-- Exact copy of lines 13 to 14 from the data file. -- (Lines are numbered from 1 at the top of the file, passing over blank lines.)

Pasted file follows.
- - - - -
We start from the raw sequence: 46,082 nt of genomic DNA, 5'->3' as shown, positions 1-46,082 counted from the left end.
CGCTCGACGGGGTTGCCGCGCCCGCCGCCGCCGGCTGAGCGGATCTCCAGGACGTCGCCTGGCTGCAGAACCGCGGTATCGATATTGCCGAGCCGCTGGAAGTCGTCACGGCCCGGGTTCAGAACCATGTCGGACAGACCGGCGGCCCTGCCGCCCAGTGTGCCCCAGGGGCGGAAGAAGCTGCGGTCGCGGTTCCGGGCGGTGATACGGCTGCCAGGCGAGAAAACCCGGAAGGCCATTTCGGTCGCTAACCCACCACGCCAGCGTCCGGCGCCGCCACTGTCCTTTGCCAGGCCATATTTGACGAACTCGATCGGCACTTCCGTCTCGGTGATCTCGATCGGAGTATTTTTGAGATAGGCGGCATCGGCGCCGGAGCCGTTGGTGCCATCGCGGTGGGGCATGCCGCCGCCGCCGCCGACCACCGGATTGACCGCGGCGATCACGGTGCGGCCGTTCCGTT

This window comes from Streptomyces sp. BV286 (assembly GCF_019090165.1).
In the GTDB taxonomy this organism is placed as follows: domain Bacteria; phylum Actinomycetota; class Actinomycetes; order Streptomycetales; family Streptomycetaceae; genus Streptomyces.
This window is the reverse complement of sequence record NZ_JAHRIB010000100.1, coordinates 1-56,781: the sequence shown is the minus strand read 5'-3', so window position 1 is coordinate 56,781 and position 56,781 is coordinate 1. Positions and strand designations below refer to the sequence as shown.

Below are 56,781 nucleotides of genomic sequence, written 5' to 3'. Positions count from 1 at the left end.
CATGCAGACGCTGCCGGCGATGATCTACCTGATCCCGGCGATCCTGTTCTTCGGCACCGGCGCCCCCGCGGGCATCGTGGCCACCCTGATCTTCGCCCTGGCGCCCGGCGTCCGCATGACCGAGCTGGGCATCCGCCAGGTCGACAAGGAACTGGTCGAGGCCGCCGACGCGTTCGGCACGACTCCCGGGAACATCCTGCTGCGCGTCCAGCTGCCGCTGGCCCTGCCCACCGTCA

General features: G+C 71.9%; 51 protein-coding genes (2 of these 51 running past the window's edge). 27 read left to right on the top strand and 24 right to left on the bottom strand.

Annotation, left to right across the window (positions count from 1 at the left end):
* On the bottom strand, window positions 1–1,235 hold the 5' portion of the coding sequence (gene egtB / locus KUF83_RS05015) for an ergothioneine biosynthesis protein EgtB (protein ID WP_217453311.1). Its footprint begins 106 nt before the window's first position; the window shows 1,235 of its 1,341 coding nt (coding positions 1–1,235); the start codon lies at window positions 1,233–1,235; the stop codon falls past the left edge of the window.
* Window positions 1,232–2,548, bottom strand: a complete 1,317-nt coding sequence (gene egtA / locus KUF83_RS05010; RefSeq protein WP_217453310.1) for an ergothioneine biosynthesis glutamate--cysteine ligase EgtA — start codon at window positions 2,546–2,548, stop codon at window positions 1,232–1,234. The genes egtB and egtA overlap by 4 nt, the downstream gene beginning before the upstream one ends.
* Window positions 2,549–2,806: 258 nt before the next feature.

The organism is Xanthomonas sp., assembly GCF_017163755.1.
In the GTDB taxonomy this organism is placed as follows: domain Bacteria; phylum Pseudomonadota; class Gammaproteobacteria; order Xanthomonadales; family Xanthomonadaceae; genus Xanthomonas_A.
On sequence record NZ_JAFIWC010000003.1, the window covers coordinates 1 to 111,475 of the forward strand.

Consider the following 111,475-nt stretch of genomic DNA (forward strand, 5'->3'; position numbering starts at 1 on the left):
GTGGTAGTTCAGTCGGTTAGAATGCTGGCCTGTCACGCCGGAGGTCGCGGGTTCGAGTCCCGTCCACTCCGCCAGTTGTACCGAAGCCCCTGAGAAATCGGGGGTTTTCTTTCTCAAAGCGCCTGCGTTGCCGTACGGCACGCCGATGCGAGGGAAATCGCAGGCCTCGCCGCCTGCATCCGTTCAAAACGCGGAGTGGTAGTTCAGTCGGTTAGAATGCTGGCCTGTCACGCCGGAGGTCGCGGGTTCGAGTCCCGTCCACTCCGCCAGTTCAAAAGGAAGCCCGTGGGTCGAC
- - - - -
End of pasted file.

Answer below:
The organism is Xanthomonas sp., assembly GCF_017163755.1.
In the GTDB taxonomy this organism is placed as follows: domain Bacteria; phylum Pseudomonadota; class Gammaproteobacteria; order Xanthomonadales; family Xanthomonadaceae; genus Xanthomonas_A.